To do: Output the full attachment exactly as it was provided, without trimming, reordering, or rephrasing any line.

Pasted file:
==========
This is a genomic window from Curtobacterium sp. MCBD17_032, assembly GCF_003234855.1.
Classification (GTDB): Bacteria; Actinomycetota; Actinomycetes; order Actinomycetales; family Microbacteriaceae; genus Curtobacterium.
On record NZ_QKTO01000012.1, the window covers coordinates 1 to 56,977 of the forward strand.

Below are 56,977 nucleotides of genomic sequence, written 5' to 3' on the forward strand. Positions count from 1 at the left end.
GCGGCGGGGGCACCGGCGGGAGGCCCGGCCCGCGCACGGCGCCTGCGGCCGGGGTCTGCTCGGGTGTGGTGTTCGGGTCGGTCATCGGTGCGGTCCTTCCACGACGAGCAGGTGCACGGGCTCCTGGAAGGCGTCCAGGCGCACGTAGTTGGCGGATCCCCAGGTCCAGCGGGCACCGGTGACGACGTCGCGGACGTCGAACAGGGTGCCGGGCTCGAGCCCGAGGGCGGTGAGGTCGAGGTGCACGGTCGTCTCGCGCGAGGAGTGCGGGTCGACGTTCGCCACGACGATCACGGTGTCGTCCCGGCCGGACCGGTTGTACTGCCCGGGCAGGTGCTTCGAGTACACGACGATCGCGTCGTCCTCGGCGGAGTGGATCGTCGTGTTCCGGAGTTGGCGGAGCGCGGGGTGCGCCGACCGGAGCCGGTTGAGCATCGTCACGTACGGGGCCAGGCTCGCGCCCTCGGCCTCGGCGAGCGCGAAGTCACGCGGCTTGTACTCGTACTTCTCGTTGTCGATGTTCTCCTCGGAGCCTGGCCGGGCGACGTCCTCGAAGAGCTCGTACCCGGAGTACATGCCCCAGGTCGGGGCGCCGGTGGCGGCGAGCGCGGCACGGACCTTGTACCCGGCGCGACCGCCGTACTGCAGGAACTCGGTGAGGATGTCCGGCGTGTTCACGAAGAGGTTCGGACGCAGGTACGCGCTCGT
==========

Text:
This is a genomic window from Curtobacterium sp. MCBD17_032, assembly GCF_003234855.1.
Classification (GTDB): Bacteria; Actinomycetota; Actinomycetes; order Actinomycetales; family Microbacteriaceae; genus Curtobacterium.
On record NZ_QKTO01000012.1, the window covers coordinates 1 to 56,977 of the forward strand.

Below are 56,977 nucleotides of genomic sequence, written 5' to 3' on the forward strand. Positions count from 1 at the left end.
GCGGCGGGGGCACCGGCGGGAGGCCCGGCCCGCGCACGGCGCCTGCGGCCGGGGTCTGCTCGGGTGTGGTGTTCGGGTCGGTCATCGGTGCGGTCCTTCCACGACGAGCAGGTGCACGGGCTCCTGGAAGGCGTCCAGGCGCACGTAGTTGGCGGATCCCCAGGTCCAGCGGGCACCGGTGACGACGTCGCGGACGTCGAACAGGGTGCCGGGCTCGAGCCCGAGGGCGGTGAGGTCGAGGTGCACGGTCGTCTCGCGCGAGGAGTGCGGGTCGACGTTCGCCACGACGATCACGGTGTCGTCCCGGCCGGACCGGTTGTACTGCCCGGGCAGGTGCTTCGAGTACACGACGATCGCGTCGTCCTCGGCGGAGTGGATCGTCGTGTTCCGGAGTTGGCGGAGCGCGGGGTGCGCCGACCGGAGCCGGTTGAGCATCGTCACGTACGGGGCCAGGCTCGCGCCCTCGGCCTCGGCGAGCGCGAAGTCACGCGGCTTGTACTCGTACTTCTCGTTGTCGATGTTCTCCTCGGAGCCTGGCCGGGCGACGTCCTCGAAGAGCTCGTACCCGGAGTACATGCCCCAGGTCGGGGCGCCGGTGGCGGCGAGCGCGGCACGGACCTTGTACCCGGCGCGACCGCCGTACTGCAGGAACTCGGTGAGGATGTCCGGCGTGTTCACGAAGAGGTTCGGACGCAGGTACGCGCTCGT